In immunology, histocompatibility refers to the genetic mechanism that predicts tissue and organ transplant rejection based on immunological recognition of histocompatibility antigens. The term also refers to the research of the factors that influence whether transplanted tissues or organs are accepted or rejected. The higher the histocompatibility, the lesser the immunological response; in some cases, no immune response occurs.
Surface modification for histocompatibility research has recently concentrated on cell transplantation and medical implants to combat graft rejection. Surface modification techniques have been employed to control thrombosis, bacterial infection, and inflammation through local drug release or comparable biological processes, avoiding systemic administration. Alfa Chemistry has conducted substantial study on how to change the surface of biomaterials to modulate their histocompatibility.
After implantation of biomaterials in the body, the host response includes a variety of processes generally described as blood-matter interactions, temporary matrix formation, inflammation, granulation tissue development, foreign body reaction, and fibrous envelope development. The composition and severity of the reactions are determined by the surface chemistry, morphology, and morphology of the biomaterial.
Alfa Chemistry has specifically investigated the ability of chemical surface modification of biomaterials to achieve histocompatibility, which may be a new hotspot in the future. Our research and application of chemical surface modification of biomaterials are extensive and fruitful. If you would like to quickly modify the surface of your product for biomedical applications, please contact us.
Biomimetic superhydrophilic and superhydrophobic coatings, zwitterionic polymer grafting, polyethylene glycol coatings, antibiotic-loaded coatings, and heparin-loaded coatings are among the most often employed surface modification techniques for blood-contacting materials. There are still some issues with these well-studied coating technologies, such as the time-consuming and complicated preparation process and medication activity interference. Furthermore, few coatings exhibit anti-inflammatory characteristics, which is an important consideration for blood contact materials.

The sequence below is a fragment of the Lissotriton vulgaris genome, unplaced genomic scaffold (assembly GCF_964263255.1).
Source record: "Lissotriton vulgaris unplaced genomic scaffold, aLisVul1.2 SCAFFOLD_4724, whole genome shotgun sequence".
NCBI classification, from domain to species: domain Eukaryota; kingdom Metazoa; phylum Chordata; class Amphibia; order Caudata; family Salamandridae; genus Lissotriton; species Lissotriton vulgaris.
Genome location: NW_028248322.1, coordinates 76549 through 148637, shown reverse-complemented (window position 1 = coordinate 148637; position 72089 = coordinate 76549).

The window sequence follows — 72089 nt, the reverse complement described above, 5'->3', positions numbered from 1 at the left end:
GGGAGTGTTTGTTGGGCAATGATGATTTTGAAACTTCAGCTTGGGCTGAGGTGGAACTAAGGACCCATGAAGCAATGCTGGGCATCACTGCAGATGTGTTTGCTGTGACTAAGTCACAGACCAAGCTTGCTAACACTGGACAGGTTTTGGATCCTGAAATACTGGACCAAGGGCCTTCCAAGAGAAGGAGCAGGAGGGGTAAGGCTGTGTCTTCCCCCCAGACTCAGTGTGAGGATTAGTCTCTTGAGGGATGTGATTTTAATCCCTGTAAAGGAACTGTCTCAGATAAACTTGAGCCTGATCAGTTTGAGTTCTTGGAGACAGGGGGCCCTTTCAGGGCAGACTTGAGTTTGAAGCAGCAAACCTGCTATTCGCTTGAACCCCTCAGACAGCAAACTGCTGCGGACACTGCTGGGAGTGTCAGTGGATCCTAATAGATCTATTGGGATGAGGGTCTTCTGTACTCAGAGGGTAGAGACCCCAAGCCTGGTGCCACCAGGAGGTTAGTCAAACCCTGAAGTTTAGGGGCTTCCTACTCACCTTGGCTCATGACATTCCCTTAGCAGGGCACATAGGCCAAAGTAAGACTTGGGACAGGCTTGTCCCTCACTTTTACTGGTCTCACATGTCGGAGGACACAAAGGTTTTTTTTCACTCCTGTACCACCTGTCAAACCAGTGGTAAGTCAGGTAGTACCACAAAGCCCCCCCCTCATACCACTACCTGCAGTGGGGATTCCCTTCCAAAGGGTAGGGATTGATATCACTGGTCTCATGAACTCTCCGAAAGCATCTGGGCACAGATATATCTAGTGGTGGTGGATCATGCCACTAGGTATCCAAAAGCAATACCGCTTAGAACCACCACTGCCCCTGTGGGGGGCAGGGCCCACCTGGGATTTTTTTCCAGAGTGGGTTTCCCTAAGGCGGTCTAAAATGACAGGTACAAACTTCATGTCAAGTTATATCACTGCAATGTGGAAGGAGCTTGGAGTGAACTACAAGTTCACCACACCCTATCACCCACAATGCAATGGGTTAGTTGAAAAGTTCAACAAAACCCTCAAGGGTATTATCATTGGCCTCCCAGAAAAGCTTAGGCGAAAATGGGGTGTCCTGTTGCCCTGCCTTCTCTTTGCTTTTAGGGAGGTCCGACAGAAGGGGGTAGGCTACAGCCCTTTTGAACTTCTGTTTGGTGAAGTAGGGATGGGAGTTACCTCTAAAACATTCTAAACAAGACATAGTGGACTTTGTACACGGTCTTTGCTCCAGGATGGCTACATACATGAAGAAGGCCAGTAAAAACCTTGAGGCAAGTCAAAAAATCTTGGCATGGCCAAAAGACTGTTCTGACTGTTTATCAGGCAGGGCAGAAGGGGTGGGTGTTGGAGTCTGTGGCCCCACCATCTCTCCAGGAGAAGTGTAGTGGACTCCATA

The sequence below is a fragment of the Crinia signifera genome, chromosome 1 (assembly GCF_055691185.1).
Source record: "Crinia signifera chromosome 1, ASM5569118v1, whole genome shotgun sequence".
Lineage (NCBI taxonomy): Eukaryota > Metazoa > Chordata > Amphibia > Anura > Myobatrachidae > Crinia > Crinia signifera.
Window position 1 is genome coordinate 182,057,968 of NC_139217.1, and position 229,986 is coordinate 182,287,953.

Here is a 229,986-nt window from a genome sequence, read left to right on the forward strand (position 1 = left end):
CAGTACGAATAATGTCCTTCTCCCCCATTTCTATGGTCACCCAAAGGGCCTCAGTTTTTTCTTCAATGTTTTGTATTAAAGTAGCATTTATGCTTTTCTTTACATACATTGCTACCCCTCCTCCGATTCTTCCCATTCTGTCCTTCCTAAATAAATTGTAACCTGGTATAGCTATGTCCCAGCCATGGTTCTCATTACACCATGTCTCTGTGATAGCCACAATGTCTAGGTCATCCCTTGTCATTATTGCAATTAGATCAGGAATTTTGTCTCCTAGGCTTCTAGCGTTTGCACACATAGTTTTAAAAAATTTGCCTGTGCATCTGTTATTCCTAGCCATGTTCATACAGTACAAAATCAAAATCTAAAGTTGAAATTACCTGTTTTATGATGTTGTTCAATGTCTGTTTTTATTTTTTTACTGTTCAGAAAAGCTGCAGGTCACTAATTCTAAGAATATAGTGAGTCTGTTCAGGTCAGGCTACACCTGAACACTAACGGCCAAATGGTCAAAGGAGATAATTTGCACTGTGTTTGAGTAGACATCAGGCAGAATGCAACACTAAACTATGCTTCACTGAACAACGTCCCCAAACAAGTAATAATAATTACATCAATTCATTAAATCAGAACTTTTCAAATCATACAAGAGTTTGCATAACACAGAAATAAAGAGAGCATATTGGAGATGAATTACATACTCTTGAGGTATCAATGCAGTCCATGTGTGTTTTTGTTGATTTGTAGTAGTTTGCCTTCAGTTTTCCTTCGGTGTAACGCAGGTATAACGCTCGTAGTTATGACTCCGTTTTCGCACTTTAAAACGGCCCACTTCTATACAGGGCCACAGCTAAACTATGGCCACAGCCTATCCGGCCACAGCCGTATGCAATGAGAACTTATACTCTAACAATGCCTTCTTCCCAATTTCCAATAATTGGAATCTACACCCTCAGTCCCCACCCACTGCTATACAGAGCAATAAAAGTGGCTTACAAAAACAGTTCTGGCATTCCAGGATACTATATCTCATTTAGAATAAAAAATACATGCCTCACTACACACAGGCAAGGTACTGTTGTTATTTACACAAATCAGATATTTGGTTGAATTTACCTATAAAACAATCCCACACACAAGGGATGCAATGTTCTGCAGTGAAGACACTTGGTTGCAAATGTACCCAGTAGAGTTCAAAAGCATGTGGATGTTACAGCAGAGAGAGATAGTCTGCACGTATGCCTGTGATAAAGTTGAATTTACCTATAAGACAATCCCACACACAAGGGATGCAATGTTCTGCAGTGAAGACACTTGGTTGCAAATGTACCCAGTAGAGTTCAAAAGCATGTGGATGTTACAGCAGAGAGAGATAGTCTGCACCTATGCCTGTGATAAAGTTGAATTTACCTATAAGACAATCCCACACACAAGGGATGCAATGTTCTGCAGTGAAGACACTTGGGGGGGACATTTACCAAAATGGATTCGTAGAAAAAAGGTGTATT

Inflammation can stimulate thrombosis. In addition, bacterial infections and foreign substances can induce inflammation in varying degrees. Alfa Chemistry's goal is to create a simple, effective, and long-lasting surface modification technology that not only fits the antibacterial and anticoagulant needs of blood contact materials but also has great anti-inflammatory qualities.
Fig 1. Pharmacological description of HK (a-c) and HK-modified coating (d) structures. (Li L, et al. 2021)
Honokiol (HK) is a physiologically active natural substance having a wide range of biological functions, including antioxidant, anti-inflammatory, and antibacterial properties. Alfa Chemistry's surface modification technology allows the efficient introduction of drugs to the surface of materials without destroying their activity. By covalently grafting HK onto the surface of blood contact materials, we were able to create DPHc coatings. To generate an amine-rich surface for immobilization of aldehyde-modified HK, PEI was co-deposited with modest quantities of dopamine.
S. aureus and E. coli were resistant to the DPHc coating for an extended period of time. In macrophages, the DPHc coating drastically reduced inflammatory factor activation, proliferation, and secretion. Meanwhile, a subcutaneous embedding test in SD rats revealed that the organisms had just a little foreign body reaction to the DPHc coating, showing that the DPHc coating is highly histocompatible. This multifunctional DPHc coating can not only prevent thrombosis and infection but can also reduce the irritation caused by blood contact materials, allowing HK to be used in more biomaterials.
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